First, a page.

Teacher – early draft


This poem begins with “he” because that’s how the world hinges.
We extend, we bend, we reach, but everything returns to “he”.

His. This is where the poem continues, in the possessive case.
His. They are all “he”, and all things are “his”, these men that teach.
Every man who acts in false heroic solitude, every “him”, who considers
Himself a god.

Every “him” that saw me as a prop, my body as a prize, my youth as food
For their starving souls.
If I was a witch, I would curse them with famine – every childhood, every new realization
They seize would bring them less than nothing.

They wanted to teach me. They all wanted to teach me.
Some thought they were protecting me.
Some thought they were warning me about the things men would do,
If I gave them half a chance.

But I gave them nothing. I just was.

They wanted to teach me, out of nowhere. Self-appointed.
Catcalls. Stares. Busy, grabbing hands. “Men are pigs”, they’d say as they sniffed at me.
“Men are animals”, they said as they stared at my tits. “Men will hurt you”, they said as they discussed my cunt, how tight it must be.

But what I do not understand is that everything is a struggle for them!
They are awash in a strange world!
They are lost in tales of old warriors and kings!
They didn’t know whether or not to hold a door, or call me pretty!

But they knew how to call me a whore.
They knew how to watch every move I made.
They knew how to make me cast my eyes down. They knew how to unnerve me.
They knew how to make me view everything through fear.
They knew how to watch me on dark nights. They knew how to talk about training me.
They knew how to move closer and closer, their breath hot on me.

They did not know how to ask me the time of day, but each one thought
He could teach me.

Notice how no woman violates you in preparation for living among other women.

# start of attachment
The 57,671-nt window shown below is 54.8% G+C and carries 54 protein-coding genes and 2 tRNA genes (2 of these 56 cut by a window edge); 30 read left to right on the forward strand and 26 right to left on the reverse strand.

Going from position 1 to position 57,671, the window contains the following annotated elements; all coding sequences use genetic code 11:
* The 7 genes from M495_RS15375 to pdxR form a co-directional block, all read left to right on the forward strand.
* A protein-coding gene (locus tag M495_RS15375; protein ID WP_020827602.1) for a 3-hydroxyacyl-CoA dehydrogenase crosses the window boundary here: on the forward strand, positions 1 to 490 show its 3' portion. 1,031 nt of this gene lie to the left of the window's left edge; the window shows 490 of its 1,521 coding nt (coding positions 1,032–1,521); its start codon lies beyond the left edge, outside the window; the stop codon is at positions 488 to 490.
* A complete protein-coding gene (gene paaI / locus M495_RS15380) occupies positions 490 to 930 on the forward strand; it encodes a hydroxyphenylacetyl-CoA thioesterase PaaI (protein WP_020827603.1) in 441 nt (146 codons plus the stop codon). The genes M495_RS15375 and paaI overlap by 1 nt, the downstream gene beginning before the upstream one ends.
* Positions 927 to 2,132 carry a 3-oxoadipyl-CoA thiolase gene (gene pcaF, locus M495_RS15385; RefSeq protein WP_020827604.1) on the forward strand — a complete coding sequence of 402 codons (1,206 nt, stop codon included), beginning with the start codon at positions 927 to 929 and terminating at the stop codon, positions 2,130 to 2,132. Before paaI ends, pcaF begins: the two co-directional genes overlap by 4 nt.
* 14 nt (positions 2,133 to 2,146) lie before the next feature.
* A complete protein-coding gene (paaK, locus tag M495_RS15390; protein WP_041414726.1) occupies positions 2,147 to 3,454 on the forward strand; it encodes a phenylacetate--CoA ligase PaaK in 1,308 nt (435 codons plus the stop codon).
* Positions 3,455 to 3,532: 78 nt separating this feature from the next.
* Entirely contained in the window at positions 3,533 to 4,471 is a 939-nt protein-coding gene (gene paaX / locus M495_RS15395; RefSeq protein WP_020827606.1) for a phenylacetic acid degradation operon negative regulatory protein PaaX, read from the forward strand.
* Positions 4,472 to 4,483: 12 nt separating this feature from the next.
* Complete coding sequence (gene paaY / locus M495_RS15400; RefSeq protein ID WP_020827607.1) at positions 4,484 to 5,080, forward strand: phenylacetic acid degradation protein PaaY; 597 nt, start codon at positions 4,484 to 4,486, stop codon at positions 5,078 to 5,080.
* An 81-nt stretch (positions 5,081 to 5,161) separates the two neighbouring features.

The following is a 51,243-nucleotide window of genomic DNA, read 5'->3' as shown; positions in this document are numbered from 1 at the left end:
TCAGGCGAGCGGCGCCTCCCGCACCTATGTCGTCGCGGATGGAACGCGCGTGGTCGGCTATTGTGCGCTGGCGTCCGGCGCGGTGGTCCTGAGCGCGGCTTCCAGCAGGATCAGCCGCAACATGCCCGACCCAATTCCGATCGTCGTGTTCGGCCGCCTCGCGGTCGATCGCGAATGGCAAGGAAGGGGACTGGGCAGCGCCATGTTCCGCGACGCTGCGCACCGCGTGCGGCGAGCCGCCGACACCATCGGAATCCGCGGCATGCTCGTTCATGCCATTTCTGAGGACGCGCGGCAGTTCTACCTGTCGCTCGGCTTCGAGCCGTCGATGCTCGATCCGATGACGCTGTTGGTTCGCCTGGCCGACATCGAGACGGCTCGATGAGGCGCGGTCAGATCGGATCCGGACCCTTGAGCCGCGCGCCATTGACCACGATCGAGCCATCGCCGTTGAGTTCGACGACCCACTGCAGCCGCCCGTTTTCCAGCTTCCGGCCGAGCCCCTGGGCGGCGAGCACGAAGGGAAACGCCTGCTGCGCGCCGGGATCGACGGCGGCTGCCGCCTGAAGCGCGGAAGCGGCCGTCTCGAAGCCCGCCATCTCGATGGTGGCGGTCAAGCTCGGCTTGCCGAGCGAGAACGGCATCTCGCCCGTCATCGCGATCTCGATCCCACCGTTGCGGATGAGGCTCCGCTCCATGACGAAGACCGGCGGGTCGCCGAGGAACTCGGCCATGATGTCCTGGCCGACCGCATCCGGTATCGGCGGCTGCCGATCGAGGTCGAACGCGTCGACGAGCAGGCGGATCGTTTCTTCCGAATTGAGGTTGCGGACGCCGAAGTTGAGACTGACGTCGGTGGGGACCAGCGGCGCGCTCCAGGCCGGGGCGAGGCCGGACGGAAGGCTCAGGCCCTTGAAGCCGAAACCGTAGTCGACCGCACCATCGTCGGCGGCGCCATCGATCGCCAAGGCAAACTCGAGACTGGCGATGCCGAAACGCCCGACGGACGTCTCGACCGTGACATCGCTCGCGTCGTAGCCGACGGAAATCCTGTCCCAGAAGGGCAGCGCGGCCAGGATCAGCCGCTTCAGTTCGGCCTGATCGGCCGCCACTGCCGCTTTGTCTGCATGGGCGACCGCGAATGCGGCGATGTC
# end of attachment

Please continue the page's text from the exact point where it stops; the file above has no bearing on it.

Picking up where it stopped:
Notice how no woman eagerly awaits the pain of your first fuck, proof you’re fresh,
The very idea of your pain and humiliation a punchline and bait.

Longhand #drafting: Pros and cons for #poets

As we prepare to slide into the next litLAB meeting, I’d like to put something in your heads: longhand drafting.  Longhand is often regarded as the king of composition, but I’m a poet that pretty much grew up with computers – I’m at home both ways.

My personal take on longhand drafting

To get this ball rolling, let me describe my poetic drafting process.  I generally begin with a word, phrase, or cadence knocking around my head.  I’ll perversely delay writing it down at first and just consider it for a while.

Next, I’ll write it down, and build a poem around it.  I don’t count it as drafting until I have what “looks like” a poem ready to go.  Then I will do one of two things: I will keep drafting longhand, noting the draft number, or stick it in Googledocs.

Either way, this takes days or weeks, and forces me to work on discrete drafts, learning the strongest parts of the poem, eliminating the weaker ones (or recycling them for later work).

At this point, the real work is well under way.  Once it is in googledocs, it will go through at least 3-4 drafts until I’m happy.  I enjoy this because it’s simply easier to swap phrases and stanzas around, or even pop the damn thing into a table if I’m doing something with rhyme or form.  I can visually seperate the lines on a screen in ways I can’t really get from paper.  But paper does provide that sensory connection I crave.

Once it’s typed, I try to keep it in digital form, for good or ill, that’s how they will “interact” with the world the most.   I only know I’m done when, like Our Oscar, I spend all morning taking out a comma, and all afternoon putting it back in.

Ok, now you chime in on drafting!

So enough of me, how about you all?  How important is longhand drafting in your writing process?  Does anyone still do it?  Are there any benefits you get from this method that you can’t get from hopping right on the computer?

See y’all this weekend 😉